Austin residents attempt to rent out rooms for ACL

AddThis

Sarah Tabor, who stands in the spare bedroom of her North Austin home, rented the room to SXSW Conference attendees earlier this year and hopes to do the same for Austin City Limits.

Photo Credit: Lawrence Peart | Daily Texan Staff

The Austin City Limits Festival always gives the city a chance to show off a little to out-of-town visitors, but with the rise of sites such as CouchSurfing, AirBnB and Craigslist that connect travelers with places to stay, it’s not just downtown and South Congress that get attention anymore. Austinites are taking festival-goers into their homes and beneath the surface of the city’s eclectic exterior, and whether they’re simply offering guests a place to crash or cooking them breakfast and chauffeuring them to the festival, visitors now have access to a more personal side of Austin.

“I just wanted to make it a little bit more appealing,” said Kandice Garibay, 26, who is trying to rent out a room in her house this weekend. “So I threw [rides and breakfast] in there. I wanted to kind of stand apart a little bit with the whole giving people rides thing. It can be a pain in the butt to try and find a way to the park.”

Breakfast and a ride might be what it takes to catch the attention of travelers in need of a place to stay. A quick Craigslist housing search for “ACL” results in at least 1,000 houses, apartments and rooms, each one available to book for the festival weekend and the days leading up to it. Prices are all over the board, ranging from cheaper $175 “ACL Crash Pads” to luxurious, downtown condos complete with granite countertops and access to the on-site saltwater pool.

It’s a quick way to make cash for local residents, but it’s especially lucrative for the hospitality business. Most hotel rooms, besides vacancies from cancellations, vanished in the summer or before. The Austin Motel’s 41 rooms filled up three months ago, just one hour after they began to take reservations for the festival weekend.

“It seems like everybody is pretty booked,” said Luke Cullins, assistant manager of the Austin Motel. “Especially when it gets this close, if people aren’t on the ball, they’re out of luck with hotels. I tell them you have to be on the ball if you want a room. You have to call places pretty early.”

Apparently, the same concept applies to potential hosts — be on the ball and post a listing early or get lost in the flood.

Garibay, despite the perks she offers in her ad, hasn’t found anyone to stay at her house yet. She said that when it gets this close to the festival, Craigslist becomes completely inundated with offers. Sarah Tabor, who posted an advertisement on Craigslist for her bedroom on Sept. 10, is in the same situation.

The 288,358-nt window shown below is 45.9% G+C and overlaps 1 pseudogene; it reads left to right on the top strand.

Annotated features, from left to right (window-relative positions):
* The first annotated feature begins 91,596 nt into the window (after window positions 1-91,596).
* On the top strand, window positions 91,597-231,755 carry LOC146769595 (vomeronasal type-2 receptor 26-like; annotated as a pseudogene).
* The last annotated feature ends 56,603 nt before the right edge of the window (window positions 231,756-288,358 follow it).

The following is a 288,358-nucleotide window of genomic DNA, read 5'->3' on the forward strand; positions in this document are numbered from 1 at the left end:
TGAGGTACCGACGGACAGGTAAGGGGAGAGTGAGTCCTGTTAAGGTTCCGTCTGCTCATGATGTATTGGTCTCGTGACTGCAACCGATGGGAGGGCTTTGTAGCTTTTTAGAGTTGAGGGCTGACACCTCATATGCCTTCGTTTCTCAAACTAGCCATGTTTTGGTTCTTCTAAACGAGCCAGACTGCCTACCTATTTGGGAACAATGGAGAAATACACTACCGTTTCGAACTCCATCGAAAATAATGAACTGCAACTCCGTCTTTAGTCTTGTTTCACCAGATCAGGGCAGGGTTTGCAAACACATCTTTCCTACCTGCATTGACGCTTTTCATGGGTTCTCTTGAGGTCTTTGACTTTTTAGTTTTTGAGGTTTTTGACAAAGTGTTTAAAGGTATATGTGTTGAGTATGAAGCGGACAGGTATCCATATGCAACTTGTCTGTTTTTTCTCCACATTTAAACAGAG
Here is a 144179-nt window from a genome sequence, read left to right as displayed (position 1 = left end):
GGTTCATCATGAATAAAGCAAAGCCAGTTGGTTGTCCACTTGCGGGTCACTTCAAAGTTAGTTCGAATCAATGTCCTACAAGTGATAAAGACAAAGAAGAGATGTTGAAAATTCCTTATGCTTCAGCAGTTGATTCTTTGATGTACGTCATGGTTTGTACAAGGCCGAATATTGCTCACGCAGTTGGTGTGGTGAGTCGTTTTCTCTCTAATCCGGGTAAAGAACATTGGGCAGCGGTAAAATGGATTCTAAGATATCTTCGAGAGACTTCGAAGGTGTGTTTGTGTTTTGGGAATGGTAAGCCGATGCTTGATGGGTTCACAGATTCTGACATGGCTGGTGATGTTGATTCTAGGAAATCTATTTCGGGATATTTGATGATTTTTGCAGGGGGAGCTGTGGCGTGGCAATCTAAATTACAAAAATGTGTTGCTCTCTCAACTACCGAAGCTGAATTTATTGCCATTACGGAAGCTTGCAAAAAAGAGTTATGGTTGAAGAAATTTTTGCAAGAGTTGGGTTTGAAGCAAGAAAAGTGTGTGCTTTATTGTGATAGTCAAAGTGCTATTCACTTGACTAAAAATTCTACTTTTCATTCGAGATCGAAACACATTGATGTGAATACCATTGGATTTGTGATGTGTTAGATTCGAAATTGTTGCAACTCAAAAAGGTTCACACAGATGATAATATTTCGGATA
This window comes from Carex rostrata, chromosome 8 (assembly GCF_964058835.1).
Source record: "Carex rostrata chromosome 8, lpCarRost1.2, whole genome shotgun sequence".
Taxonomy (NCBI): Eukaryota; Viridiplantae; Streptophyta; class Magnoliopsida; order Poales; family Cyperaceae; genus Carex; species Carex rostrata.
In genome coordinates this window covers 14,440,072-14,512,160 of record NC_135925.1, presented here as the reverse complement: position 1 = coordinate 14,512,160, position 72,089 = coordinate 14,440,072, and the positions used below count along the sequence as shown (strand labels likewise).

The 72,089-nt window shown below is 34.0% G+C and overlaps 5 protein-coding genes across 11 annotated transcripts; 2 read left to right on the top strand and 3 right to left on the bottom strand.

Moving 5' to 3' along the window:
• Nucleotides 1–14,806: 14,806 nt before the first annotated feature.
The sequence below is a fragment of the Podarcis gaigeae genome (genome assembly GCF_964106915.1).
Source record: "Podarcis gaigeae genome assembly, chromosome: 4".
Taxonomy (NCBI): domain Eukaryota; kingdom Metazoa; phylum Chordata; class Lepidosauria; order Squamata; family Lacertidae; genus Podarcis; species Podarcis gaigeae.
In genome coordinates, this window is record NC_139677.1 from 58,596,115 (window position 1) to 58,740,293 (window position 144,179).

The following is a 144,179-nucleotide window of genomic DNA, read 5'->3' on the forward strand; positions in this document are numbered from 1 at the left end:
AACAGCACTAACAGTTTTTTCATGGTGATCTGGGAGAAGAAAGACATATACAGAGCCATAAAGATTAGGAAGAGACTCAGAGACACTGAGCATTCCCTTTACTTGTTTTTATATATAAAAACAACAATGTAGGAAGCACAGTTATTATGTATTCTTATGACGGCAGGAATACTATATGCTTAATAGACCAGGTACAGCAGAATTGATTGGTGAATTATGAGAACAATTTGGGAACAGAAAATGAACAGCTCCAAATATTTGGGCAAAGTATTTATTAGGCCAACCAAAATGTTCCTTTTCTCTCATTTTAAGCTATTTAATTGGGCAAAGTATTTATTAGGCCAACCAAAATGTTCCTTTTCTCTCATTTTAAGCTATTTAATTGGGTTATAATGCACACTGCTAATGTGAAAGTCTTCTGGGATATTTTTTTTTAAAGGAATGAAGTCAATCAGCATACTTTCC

“I haven’t really gotten too many responses for ACL,” said Tabor. “It’s kind of a bummer.”

She said that it was different with South by Southwest, which was the first time she opened up her house to strangers. She and her roommates posted their listing the week of the festival and ended up with nine to 12 people (“depending on who came home that night”) spread out across their living room floor. She attributes this to the fact that ACL, which reported about 75,000 people in attendance in 2010, is smaller than South by Southwest, which brings hundreds of thousands to downtown Austin.

Nevertheless, Tabor is hopeful that some last minute stragglers will take her up on her offer. Renting out her bedroom, which she has listed for $175, will not only give her some extra cash this month, but she said it’s a good way to make connections. She said she used couchsurfing.com to find a place to stay while road-tripping to New York last summer and had a great time with her host, who took her out and showed her around Tennessee.

“You can definitely meet some cool people,” Tabor said. “As long as I don’t need something too private, I would always try to stay with someone [from Craigslist]. You never know who you’re going to meet, and it could open some kind of door for you.”

Of course, there’s a dark side to staying with a stranger. TechCrunch reported in July that people who listed their homes on AirBnB, a service that connects travelers with housing, have returned home to find their places trashed or worse.

AirBnB has begun to deal with situations like this, introducing a policy in August that covers up to $50,000 in losses or damage. Craigslist — Garibay and Tabor’s chosen service — offers no such insurance plan.

Tabor asked for a $75 deposit in her ad, just in case something gets damaged or stolen, and Garibay, who didn’t request a deposit, said that first impressions are an important factor in deciding what feels right.

“You can get a lot from a person just based on that first interaction,” Garibay said. “And if you don’t get a good one, just sort of politely decline. You don’t want to piss anybody off either. People can be crazy.”

For the most part, however, Garibay said that gracious, respectful guests aren’t hard to come by, especially if hosts go the extra mile to make them feel comfortable.

“Make them feel really welcome,” Garibay said. “For me, it’s just cook dinner and chitchat, just try to be as helpful as I can. At the end of the day, people are traveling, and they want to experience a new town. Sharing that excitement with them is pretty awesome. If you can do that, it’s a good thing.”